- Have kidney problems or receive kidney dialysis treatment
Talk to your healthcare provider if you are pregnant, you plan to become pregnant, you become pregnant, or think you may be pregnant during treatment with raltegravir. It is not known if raltegravir may harm your unborn baby. There is a pregnancy registry for people who take ARVs during pregnancy. The purpose of this registry is to collect information about the health of you and your baby and monitor outcomes in people exposed to ARVs during pregnancy. Talk to your healthcare provider about how you can take part in this registry. Read more about pregnancy and HIV.
Talk to your healthcare provider if you are breastfeeding or plan to breastfeed during treatment with raltegravir. It is not known if raltegravir can pass to your baby in your breastmilk. You should not breastfeed if you have HIV because of the risk of passing HIV to your baby. Talk with your healthcare provider about the best way to feed your baby.
WHAT ABOUT DRUG RESISTANCE?
Many new copies of HIV are mutations. These new copies are slightly different from the original virus. Some mutations can keep multiplying even when you are taking an ARV. When this happens, the drug will stop working. This is called developing resistance to the drug. Sometimes, if your virus develops resistance to one ARV, it will also have resistance to other ARVs. This is called cross-resistance. Read more about HIV drug resistance.
Resistance can develop quickly. It is very important to take ARVs according
to instructions, on schedule, and not to skip or reduce doses.
HOW IS RALTEGRAVIR TAKEN?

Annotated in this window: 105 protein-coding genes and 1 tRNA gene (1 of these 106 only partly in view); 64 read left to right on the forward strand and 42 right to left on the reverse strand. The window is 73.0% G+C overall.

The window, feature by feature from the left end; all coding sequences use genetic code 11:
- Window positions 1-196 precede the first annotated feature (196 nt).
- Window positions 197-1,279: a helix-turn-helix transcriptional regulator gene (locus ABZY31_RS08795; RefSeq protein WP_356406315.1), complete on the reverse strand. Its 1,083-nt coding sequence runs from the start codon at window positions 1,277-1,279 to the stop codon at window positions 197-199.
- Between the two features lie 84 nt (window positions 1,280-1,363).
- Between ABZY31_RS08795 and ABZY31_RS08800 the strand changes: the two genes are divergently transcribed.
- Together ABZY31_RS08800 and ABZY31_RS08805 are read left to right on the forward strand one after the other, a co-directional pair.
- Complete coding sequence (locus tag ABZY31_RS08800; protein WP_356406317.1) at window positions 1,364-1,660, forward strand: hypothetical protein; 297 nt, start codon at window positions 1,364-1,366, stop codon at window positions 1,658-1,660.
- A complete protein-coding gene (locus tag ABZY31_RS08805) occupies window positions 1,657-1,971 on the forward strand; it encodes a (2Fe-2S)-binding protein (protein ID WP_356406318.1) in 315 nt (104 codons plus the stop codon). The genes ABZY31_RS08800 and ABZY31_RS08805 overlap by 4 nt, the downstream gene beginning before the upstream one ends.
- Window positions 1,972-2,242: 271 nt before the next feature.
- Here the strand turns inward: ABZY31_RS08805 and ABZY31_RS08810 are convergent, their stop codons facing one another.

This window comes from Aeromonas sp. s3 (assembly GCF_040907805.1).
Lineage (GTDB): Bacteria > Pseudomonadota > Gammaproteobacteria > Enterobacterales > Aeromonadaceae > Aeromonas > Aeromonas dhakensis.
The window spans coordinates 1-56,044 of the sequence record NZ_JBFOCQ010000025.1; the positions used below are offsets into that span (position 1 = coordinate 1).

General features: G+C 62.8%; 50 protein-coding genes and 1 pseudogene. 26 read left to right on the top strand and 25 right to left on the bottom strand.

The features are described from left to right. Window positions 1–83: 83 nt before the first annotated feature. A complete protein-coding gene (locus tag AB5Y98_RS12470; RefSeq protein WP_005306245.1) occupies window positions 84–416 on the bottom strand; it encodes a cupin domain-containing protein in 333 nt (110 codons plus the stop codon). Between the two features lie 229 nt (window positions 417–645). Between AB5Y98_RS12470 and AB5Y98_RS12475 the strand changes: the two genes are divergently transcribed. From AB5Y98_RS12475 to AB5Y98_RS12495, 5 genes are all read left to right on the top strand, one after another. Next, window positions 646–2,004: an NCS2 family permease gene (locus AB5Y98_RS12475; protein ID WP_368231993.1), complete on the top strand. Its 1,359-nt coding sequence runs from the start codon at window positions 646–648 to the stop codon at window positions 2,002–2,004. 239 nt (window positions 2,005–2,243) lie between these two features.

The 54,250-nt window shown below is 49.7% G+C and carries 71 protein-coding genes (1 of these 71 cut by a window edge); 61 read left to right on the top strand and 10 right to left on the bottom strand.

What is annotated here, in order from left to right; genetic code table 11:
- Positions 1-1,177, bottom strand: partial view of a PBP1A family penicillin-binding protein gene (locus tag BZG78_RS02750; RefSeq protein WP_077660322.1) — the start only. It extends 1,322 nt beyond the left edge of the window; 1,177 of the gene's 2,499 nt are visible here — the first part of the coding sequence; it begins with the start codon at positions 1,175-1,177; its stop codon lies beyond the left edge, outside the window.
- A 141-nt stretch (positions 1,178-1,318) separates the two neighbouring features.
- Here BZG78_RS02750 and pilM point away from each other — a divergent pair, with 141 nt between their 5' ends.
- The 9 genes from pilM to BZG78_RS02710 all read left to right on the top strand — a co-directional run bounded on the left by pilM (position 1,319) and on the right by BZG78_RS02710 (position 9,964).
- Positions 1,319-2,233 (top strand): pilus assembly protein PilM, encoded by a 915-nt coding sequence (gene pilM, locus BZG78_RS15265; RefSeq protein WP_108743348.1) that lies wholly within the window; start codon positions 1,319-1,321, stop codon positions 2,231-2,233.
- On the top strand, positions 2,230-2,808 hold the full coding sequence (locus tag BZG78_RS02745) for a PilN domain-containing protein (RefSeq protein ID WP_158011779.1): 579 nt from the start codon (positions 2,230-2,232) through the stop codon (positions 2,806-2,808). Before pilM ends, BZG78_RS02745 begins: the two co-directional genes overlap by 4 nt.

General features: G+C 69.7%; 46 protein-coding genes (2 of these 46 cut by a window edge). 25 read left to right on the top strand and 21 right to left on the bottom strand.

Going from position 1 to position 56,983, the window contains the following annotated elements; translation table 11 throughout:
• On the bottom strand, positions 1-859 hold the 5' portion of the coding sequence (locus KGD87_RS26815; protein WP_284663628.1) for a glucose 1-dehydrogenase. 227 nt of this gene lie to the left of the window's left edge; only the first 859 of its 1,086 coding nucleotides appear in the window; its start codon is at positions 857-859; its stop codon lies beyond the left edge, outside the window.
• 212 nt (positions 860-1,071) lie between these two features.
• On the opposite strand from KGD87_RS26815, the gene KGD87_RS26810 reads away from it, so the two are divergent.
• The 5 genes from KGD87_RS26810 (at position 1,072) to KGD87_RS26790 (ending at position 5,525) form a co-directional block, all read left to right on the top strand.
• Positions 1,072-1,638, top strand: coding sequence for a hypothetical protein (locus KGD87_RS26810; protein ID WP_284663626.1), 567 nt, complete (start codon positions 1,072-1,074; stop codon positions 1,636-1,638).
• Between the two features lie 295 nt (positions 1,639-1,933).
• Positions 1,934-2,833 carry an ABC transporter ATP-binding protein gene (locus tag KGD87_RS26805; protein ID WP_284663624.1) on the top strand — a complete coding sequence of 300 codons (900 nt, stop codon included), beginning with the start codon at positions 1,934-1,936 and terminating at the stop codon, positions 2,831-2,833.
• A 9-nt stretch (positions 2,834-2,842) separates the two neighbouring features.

Raltegravir is taken by mouth as a film-coated tablet, chewable tablet, or oral suspension.
The recommended dosage of Isentress for adults who HAVE OR HAVE NOT taken ARVs previously is 800 mg daily taken as one 400 mg film-coated tablet twice daily, in combination with other ARVs.
The recommended dosage of Isentress HD for adults who HAVE NOT taken ARVs previously or who are virologically suppressed on an initial regimen of Isentress 400 mg twice daily is 1,200 mg daily taken as two 600 mg film-coated tablets once daily, in combination with other ARVs.
The recommended dosage of Isentress and Isentress HD for children varies based on the child’s weight, age, and other medicines they are taking. Your healthcare provider will determine the correct dosage.
You should take dolutegravir at the same time each day with or without food. Film-coated tablets must be swallowed whole. Chewable tablets may be chewed or swallowed whole.
You need to take raltegravir in combination with other ARVs. Your healthcare provider will tell you what medicines to take and how to take them.
Isentress tablets are not the same as Isentress HD tablets for oral suspension and cannot be substituted for each other. Check to make sure you receive the correct form of raltegravir each time you or your child’s prescription is filled to avoid using the wrong medicine.
WHAT ARE THE SIDE EFFECTS?
When you start any ARV, you may have temporary side effects such as headaches, nausea, indigestion, or a general sense of feeling ill. These side effects usually get better or disappear over time.